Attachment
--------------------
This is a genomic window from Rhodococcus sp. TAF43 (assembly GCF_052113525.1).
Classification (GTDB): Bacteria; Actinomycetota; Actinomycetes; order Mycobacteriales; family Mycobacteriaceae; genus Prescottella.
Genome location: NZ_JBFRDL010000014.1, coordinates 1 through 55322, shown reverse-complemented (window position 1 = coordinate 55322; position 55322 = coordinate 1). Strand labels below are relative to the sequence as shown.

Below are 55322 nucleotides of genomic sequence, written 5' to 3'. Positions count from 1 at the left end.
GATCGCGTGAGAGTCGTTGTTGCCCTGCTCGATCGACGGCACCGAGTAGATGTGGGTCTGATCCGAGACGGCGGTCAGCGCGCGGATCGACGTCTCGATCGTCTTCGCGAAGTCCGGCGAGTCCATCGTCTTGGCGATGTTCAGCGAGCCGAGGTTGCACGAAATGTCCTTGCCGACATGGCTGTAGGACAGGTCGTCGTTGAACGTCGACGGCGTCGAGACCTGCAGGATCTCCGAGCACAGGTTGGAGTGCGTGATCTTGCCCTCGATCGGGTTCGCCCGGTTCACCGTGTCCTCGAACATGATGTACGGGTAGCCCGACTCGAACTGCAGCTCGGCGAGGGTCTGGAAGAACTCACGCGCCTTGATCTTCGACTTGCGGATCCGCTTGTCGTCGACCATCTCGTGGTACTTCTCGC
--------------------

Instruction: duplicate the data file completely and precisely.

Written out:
This is a genomic window from Rhodococcus sp. TAF43 (assembly GCF_052113525.1).
Classification (GTDB): Bacteria; Actinomycetota; Actinomycetes; order Mycobacteriales; family Mycobacteriaceae; genus Prescottella.
Genome location: NZ_JBFRDL010000014.1, coordinates 1 through 55322, shown reverse-complemented (window position 1 = coordinate 55322; position 55322 = coordinate 1). Strand labels below are relative to the sequence as shown.

Below are 55322 nucleotides of genomic sequence, written 5' to 3'. Positions count from 1 at the left end.
GATCGCGTGAGAGTCGTTGTTGCCCTGCTCGATCGACGGCACCGAGTAGATGTGGGTCTGATCCGAGACGGCGGTCAGCGCGCGGATCGACGTCTCGATCGTCTTCGCGAAGTCCGGCGAGTCCATCGTCTTGGCGATGTTCAGCGAGCCGAGGTTGCACGAAATGTCCTTGCCGACATGGCTGTAGGACAGGTCGTCGTTGAACGTCGACGGCGTCGAGACCTGCAGGATCTCCGAGCACAGGTTGGAGTGCGTGATCTTGCCCTCGATCGGGTTCGCCCGGTTCACCGTGTCCTCGAACATGATGTACGGGTAGCCCGACTCGAACTGCAGCTCGGCGAGGGTCTGGAAGAACTCACGCGCCTTGATCTTCGACTTGCGGATCCGCTTGTCGTCGACCATCTCGTGGTACTTCTCGC